setting that is reliable.
Not quite. Browsers are oftimes misconfigured; and at times they can NOT be configured for a correct
default (such as a library at a multilingual university). Long discussion.
> 1) Japanese, two iconographies
What do you mean?
Two distinct and different icon sets that do NOT map 1:1. Several languages have that.
Even those that have (a) a native alphabet or iconography, and (b) an English transcriptive altenative
many times do NOT have the same mapping character to character, much less icon to icon.
> H) You migt want to consider adding drop down menus (with
>alternates) for browser configuration to be done automatically by the
>server (or at least to build a complete script or instruction file
The web page cannot do anything about the browser configuration. All we
Sure it could;
You already do: Text versus pict and slow versus high speeds.
But you would have to get into the realm of JAVA versus ASP versus OS versus browser cfg language.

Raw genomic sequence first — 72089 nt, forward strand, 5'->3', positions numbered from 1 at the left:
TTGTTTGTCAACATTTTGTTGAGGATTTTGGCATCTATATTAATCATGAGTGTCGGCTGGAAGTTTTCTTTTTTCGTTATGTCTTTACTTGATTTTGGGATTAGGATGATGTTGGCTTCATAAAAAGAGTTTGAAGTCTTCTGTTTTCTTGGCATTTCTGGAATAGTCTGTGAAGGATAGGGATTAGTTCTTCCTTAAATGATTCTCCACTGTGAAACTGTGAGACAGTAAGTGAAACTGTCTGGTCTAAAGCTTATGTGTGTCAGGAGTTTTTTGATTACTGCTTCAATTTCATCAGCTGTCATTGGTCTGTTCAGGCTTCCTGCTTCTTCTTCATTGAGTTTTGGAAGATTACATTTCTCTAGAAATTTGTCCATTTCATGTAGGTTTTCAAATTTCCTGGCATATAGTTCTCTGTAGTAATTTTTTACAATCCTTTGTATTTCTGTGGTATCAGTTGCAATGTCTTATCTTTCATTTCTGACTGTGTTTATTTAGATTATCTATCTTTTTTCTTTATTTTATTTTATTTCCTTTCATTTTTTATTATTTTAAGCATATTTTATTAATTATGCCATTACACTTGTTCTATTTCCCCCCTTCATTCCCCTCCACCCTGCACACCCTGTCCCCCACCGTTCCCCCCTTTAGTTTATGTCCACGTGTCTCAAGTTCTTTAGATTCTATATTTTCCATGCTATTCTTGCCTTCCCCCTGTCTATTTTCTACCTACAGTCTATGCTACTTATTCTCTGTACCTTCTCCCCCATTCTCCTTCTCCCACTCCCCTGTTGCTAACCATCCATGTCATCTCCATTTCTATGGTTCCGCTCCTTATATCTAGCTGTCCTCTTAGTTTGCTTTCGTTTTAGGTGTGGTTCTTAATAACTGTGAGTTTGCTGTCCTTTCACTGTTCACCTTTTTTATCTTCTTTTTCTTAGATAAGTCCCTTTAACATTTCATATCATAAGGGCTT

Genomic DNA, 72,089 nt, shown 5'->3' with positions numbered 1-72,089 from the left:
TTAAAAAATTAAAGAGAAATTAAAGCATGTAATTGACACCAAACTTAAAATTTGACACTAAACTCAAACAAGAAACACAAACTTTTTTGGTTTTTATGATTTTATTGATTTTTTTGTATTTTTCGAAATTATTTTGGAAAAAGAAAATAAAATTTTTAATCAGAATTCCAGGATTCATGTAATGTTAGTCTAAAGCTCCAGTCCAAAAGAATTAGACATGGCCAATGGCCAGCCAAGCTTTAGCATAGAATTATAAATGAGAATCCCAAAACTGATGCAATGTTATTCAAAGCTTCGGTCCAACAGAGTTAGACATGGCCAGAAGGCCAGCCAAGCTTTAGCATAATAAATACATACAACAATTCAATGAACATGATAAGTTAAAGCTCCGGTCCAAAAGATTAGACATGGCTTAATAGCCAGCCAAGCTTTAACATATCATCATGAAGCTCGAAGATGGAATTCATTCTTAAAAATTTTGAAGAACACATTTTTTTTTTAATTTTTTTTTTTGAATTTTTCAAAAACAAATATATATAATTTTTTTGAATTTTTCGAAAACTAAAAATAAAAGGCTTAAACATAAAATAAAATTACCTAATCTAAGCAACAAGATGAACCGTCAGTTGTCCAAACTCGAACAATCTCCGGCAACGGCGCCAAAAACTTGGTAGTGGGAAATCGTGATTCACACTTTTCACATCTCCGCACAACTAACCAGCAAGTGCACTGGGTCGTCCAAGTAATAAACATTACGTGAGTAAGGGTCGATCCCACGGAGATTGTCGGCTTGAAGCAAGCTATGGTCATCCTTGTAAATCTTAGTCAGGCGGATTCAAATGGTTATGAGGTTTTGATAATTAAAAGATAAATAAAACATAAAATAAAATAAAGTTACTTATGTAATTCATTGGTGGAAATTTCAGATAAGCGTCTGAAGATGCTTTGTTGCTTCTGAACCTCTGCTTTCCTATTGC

Versus permissions and privileges.
Might not be worth the risk to do the effort.
That was why I suggested either building a script or customizing instructions basd on menu selections.
Which in turn might not be worth it until the international community gets more widespread penetration. Sadly.
can do is provide instructions on how to use it - which we do
> I) Places to get fonts and so forth for each manguage would be useful.
People that read a language would usually already have configured their
computer to display it, so that is not necessarily very important.
Only if the browser is theirs to so configure.
International communities smetimes do not configure a browser for all users.
>III) It would REALLY be nice of this was in a standardized place
>according to some standardized SSS (Schema Specified Somewhere).
There is support for things like this in the HTTP protocol, we use it,
Great; like I said, good work!
but since it doesn't always work 100%, we also have the language
selection at the bottom of the pages as a fallback. Also remember that
we are trying to get this done as simple as possible so that there is
no need for special configuration in the web server (cookies or other
session data is *not* used).
Peter - http://www.softwolves.pp.se/
I do not read or respond to mail with HTML attachments.
Does that include HTML main mail, or just the attachments? How about non-text attachments?
You might want ot conside changinng that; I hate format changes too,
but HTML is now universal ... unfortunately (lousy language and braindead that it is).
CHeers. (go back to the more important stuff ...)